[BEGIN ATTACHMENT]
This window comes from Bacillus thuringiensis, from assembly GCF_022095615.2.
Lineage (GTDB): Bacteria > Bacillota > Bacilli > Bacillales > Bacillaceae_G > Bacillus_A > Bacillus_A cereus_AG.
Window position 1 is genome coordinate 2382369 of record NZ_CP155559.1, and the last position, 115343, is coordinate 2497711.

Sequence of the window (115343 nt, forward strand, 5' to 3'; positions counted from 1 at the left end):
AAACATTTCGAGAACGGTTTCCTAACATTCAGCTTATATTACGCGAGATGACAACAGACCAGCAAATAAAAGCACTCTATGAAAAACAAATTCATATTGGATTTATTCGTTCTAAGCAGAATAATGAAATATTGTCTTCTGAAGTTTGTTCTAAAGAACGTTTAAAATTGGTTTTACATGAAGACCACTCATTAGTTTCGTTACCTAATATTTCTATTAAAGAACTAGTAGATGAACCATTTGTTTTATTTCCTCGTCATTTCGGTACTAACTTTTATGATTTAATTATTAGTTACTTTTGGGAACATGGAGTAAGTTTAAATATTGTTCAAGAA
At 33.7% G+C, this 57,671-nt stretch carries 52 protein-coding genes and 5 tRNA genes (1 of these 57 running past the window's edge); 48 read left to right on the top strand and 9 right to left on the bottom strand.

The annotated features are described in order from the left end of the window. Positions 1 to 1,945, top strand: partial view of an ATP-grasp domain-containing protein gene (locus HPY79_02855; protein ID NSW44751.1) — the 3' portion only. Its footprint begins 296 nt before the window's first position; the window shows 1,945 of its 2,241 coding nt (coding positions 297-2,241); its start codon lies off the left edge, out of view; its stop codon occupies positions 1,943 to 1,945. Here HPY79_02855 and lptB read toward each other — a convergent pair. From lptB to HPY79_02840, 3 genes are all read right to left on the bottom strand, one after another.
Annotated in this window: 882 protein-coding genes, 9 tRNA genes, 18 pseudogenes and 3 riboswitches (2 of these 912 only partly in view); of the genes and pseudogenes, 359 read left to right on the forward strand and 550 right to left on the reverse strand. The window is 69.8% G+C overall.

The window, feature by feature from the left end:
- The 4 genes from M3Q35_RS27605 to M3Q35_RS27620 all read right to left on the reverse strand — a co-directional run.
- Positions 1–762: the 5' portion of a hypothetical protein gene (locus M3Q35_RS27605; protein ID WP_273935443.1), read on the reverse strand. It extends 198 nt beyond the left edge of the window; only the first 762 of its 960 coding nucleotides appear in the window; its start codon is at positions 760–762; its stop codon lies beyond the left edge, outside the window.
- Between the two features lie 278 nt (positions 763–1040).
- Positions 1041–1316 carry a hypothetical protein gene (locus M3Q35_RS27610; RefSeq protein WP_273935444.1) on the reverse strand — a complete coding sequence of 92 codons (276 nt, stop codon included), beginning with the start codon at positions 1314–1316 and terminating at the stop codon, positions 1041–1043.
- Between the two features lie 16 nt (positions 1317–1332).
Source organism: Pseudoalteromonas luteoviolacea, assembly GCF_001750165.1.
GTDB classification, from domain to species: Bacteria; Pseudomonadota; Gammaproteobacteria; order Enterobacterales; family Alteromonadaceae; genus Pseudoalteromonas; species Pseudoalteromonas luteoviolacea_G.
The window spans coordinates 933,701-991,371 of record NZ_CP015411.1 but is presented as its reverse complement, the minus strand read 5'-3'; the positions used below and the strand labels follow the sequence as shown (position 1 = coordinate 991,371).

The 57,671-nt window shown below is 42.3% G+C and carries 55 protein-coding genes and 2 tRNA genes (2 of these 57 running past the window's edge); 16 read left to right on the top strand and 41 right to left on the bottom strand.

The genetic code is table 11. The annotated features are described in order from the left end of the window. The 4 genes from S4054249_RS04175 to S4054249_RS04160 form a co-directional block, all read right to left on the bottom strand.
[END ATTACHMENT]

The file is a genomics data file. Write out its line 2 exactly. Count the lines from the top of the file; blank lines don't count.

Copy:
Lineage (GTDB): Bacteria > Bacillota > Bacilli > Bacillales > Bacillaceae_G > Bacillus_A > Bacillus_A cereus_AG.